Why Isn't My Stock Trading at the Buyout Price?

When company A announces that company B is buying them out, you will almost always see a premium on company A's stock compared to its recent trading price. For example, company A's stock may be trading at $50 on the day a deal is announced for company B to acquire the company at $60 a share. In most cases, that announcement will cause company A's stock to jump closer the premium price, in this case $60, on the next trading day. 

However, the announcement of an acquisition or a merger does not necessarily mean that the deal will close as originally proposed. Speculation of the merger's final result will affect the state of company A's share price. For example, if rampant speculation and analysis by the market suggests that another company may make a bid against the original acquirer for company A, the market may bid up A's current stock price to exceed the original buyout price in anticipation of a bidding war.

If the market speculates that the target may not be purchased by anyone (for example, antitrust legislation may strike down mergers in the industry or a material financial change may occur to the acquirer or target, changing the attractiveness of the deal), the stock price may not move or may even fall after the initial buyout announcement.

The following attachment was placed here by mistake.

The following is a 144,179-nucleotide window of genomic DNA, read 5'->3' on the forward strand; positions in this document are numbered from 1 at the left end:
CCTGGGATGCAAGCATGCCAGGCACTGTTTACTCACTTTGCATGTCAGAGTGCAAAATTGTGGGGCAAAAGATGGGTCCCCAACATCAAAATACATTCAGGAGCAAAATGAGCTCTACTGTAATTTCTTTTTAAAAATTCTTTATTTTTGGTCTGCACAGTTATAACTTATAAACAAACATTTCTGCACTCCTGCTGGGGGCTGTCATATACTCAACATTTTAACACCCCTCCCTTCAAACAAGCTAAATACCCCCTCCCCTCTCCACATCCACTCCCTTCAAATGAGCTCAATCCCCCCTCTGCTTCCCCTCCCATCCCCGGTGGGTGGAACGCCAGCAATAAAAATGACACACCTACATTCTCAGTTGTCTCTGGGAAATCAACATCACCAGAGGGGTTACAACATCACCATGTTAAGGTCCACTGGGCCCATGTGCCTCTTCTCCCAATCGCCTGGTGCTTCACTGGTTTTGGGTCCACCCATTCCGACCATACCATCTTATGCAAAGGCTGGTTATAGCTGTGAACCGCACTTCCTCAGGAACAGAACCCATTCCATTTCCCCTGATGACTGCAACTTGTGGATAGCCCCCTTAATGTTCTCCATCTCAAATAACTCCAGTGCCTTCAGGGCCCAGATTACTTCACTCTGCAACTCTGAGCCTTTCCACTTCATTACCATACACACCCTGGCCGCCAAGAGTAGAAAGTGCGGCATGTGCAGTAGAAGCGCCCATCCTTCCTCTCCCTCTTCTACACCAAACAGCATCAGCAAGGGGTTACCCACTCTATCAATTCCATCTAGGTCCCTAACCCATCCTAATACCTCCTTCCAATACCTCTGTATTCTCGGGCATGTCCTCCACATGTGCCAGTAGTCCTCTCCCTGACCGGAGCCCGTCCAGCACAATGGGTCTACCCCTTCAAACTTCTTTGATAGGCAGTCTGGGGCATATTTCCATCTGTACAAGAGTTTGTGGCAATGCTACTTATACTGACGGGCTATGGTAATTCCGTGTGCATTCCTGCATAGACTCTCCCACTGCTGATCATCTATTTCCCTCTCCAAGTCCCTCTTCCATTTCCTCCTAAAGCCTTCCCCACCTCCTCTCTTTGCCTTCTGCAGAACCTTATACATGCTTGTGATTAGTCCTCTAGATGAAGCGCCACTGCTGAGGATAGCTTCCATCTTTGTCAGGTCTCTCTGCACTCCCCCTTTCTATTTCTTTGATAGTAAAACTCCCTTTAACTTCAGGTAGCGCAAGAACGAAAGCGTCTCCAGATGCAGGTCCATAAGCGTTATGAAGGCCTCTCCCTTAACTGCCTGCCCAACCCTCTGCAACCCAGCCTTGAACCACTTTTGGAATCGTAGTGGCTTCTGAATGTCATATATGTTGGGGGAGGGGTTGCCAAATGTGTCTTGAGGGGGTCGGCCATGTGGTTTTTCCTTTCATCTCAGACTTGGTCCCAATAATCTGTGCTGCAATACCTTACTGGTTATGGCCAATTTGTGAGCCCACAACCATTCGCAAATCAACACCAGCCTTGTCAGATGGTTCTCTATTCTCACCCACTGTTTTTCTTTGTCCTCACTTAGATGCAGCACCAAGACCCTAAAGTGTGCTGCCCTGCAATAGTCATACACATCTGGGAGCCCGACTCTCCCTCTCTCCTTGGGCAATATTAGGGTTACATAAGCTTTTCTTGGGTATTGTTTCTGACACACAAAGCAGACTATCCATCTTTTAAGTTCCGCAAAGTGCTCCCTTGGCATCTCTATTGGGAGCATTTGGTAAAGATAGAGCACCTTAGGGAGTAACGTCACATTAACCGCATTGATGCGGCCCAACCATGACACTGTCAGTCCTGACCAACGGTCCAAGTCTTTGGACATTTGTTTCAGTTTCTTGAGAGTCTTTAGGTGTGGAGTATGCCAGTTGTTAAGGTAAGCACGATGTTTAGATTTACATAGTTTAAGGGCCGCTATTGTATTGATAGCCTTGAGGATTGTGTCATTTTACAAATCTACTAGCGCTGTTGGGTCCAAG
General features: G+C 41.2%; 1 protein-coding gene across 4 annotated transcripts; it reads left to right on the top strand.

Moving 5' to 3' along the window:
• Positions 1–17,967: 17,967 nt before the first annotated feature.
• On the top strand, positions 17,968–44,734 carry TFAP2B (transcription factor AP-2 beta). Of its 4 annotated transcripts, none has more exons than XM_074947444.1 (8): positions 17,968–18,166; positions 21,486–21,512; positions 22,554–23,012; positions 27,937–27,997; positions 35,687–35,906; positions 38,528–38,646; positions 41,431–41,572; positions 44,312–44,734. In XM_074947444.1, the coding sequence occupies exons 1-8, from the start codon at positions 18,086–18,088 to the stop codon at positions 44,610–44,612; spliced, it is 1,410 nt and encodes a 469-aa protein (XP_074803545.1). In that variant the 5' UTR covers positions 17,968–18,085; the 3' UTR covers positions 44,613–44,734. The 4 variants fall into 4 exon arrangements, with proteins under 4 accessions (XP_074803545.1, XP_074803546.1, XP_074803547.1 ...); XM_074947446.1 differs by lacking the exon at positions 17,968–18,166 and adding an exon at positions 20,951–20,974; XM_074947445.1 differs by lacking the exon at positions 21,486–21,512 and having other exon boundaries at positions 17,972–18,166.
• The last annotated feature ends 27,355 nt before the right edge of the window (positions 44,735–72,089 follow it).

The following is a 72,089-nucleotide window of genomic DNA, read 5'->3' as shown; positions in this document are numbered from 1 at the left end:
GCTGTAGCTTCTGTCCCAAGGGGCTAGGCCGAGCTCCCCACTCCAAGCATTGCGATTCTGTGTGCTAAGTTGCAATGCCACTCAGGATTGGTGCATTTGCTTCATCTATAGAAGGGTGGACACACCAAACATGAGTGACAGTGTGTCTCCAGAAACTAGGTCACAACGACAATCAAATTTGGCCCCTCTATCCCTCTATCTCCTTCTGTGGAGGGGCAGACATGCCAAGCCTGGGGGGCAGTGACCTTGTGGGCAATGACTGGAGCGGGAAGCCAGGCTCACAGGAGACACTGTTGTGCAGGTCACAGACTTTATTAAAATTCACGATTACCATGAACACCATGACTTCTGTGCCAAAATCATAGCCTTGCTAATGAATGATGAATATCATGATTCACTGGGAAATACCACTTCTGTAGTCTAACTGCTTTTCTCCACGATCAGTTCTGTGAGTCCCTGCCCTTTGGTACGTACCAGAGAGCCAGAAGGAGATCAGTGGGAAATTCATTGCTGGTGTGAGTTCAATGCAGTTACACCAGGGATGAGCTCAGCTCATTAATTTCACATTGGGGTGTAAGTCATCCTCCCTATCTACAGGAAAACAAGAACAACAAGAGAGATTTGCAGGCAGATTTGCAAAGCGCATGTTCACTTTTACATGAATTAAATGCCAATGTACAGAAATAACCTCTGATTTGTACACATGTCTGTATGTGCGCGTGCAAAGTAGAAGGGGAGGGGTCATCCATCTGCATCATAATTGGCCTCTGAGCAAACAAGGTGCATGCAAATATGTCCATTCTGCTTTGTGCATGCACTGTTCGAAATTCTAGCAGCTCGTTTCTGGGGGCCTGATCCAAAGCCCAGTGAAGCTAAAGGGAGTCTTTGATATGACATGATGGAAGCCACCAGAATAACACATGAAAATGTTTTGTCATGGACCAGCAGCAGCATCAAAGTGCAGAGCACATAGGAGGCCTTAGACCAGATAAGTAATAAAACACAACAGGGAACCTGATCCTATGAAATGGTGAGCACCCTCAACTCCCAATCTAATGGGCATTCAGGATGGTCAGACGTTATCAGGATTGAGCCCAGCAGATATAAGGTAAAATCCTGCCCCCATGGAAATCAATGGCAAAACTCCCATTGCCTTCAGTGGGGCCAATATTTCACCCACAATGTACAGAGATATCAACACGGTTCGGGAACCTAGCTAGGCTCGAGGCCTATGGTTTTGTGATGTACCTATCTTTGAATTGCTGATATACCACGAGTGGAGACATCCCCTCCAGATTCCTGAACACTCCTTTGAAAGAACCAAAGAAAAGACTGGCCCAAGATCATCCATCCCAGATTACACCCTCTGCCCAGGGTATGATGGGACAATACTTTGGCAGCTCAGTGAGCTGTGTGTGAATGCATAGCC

Further Complications

The situation becomes even more complicated if the buyout is accomplished with a combination of cash and stock, or if company A is set to pay a dividend between the date the deal is announced and the date it's set to close.

However, if the market assumed that the acquisition will go through at the designated price, the current share price might be slightly off as a result of transaction costs. Traders may attempt some arbitrage by buying the stock, even at a small discount to the buyout price, if it means that they will be able to sell it to the acquirer to gain a small profit. This demand for the stock will slowly drive it up on the exchanges until the cost of the commission to buy the stock eats up the slight spread between the cost to buy the stock and the buyout price.

Once the deal closes, if it's being paid solely in cash, company A's shares will disappear from your trading account and the amount will appear in your cash account. If the deal involves both cash and stock, the cash and the new shares will be reflected in your account on the day following the close. 

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